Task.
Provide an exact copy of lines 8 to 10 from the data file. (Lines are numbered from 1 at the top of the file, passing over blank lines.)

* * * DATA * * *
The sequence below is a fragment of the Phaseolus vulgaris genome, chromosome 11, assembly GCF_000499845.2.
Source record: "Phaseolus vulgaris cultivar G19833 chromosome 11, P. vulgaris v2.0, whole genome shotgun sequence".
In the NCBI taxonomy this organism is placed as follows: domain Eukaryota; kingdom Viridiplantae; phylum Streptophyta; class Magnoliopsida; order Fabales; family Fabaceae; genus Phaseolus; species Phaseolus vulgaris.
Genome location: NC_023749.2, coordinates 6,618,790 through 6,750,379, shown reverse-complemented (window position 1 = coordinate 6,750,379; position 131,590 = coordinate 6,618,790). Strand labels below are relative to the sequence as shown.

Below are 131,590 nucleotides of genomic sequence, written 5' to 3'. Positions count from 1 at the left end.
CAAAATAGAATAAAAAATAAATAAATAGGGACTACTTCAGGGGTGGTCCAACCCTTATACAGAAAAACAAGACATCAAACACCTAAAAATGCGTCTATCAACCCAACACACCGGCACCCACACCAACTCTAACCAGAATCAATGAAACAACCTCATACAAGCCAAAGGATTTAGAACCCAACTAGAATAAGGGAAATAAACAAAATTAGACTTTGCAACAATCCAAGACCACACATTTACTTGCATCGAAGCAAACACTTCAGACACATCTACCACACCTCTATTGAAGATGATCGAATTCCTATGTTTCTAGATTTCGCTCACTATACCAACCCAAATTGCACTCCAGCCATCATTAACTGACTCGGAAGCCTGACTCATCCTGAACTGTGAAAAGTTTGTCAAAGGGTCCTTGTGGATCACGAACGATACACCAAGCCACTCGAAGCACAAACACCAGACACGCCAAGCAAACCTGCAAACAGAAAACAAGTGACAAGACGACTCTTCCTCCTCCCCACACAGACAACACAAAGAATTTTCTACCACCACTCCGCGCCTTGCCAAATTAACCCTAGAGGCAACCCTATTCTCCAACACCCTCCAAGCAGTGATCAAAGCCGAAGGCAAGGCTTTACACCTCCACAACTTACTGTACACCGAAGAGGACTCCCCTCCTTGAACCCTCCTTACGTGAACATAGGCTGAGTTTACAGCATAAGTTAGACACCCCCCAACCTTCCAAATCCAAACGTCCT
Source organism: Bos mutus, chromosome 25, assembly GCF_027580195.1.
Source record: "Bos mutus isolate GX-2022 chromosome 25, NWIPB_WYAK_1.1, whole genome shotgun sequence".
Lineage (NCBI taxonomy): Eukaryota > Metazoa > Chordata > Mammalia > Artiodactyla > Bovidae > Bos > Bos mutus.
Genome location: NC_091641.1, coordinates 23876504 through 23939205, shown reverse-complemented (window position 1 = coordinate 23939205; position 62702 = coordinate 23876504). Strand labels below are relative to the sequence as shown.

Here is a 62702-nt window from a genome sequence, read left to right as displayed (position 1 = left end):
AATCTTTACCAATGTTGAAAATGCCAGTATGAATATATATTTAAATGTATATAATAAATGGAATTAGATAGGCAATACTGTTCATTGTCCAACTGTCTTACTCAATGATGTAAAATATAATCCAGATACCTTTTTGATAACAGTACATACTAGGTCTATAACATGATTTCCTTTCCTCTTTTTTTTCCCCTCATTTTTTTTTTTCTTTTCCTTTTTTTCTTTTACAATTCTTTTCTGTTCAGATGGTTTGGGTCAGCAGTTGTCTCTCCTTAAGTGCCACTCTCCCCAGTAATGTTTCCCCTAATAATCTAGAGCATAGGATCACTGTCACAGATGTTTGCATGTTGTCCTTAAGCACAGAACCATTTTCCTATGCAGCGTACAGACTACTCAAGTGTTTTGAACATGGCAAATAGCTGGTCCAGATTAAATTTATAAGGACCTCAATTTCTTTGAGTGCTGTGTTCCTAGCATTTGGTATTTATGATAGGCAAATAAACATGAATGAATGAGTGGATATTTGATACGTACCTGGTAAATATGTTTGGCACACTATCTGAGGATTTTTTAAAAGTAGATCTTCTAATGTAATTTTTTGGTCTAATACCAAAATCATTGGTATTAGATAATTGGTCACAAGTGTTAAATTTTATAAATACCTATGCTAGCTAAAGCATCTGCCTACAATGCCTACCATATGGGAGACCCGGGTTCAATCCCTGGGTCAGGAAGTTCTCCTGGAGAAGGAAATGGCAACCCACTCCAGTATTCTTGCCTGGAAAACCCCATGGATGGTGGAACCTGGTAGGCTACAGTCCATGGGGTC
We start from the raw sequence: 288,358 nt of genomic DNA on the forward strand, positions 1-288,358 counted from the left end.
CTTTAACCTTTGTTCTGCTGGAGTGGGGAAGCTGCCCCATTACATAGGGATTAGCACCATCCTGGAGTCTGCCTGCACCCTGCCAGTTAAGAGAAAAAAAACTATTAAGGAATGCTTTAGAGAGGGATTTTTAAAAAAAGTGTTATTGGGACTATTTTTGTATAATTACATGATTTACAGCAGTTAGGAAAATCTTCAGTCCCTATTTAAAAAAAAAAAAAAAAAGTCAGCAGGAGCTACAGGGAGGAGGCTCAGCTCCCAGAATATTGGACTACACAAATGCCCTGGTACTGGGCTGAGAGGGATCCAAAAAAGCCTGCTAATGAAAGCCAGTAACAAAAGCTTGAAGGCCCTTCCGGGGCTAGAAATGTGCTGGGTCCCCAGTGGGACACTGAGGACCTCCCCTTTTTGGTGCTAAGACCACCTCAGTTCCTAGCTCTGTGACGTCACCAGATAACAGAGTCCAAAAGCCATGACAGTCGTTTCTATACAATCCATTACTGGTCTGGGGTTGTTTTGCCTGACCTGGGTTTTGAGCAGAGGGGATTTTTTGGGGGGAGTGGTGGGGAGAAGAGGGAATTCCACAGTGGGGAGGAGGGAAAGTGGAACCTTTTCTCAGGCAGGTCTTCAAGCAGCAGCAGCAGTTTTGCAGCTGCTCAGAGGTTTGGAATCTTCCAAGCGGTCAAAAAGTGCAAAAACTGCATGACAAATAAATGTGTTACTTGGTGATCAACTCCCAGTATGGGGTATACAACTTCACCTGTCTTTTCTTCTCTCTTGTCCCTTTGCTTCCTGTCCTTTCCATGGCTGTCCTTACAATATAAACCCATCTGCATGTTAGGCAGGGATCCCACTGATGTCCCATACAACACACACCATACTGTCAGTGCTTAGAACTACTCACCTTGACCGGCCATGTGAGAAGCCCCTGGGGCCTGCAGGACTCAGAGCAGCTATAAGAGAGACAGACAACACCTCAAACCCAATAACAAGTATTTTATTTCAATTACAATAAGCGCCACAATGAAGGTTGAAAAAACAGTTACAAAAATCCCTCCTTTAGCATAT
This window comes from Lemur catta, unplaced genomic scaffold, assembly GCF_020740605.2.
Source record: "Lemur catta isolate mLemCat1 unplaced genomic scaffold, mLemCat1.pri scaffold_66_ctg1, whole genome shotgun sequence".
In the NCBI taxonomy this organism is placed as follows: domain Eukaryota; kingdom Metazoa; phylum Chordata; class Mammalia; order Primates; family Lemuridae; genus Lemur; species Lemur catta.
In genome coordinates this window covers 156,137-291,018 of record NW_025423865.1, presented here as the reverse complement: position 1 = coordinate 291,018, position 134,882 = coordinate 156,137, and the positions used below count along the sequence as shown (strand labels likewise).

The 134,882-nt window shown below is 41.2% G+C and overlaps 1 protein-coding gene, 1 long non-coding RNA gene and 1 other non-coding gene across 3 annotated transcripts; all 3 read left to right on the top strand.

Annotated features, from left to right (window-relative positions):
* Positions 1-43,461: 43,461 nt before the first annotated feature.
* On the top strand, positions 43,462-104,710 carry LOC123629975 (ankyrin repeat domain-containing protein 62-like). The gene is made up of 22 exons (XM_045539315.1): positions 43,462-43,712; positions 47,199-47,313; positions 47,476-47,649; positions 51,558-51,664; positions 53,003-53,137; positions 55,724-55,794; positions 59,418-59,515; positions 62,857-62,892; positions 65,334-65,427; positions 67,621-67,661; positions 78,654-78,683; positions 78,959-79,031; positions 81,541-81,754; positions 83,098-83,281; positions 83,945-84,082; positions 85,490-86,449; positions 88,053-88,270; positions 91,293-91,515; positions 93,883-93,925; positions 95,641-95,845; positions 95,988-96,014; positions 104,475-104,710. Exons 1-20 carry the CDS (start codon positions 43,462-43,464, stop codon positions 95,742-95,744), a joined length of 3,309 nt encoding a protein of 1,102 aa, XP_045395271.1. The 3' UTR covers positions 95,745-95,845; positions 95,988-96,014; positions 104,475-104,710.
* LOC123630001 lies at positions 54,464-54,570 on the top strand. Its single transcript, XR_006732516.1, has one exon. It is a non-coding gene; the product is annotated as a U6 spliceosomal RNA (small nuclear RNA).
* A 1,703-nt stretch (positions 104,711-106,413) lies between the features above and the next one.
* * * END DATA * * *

Source record: "Bos mutus isolate GX-2022 chromosome 25, NWIPB_WYAK_1.1, whole genome shotgun sequence".
Lineage (NCBI taxonomy): Eukaryota > Metazoa > Chordata > Mammalia > Artiodactyla > Bovidae > Bos > Bos mutus.
Genome location: NC_091641.1, coordinates 23876504 through 23939205, shown reverse-complemented (window position 1 = coordinate 23939205; position 62702 = coordinate 23876504). Strand labels below are relative to the sequence as shown.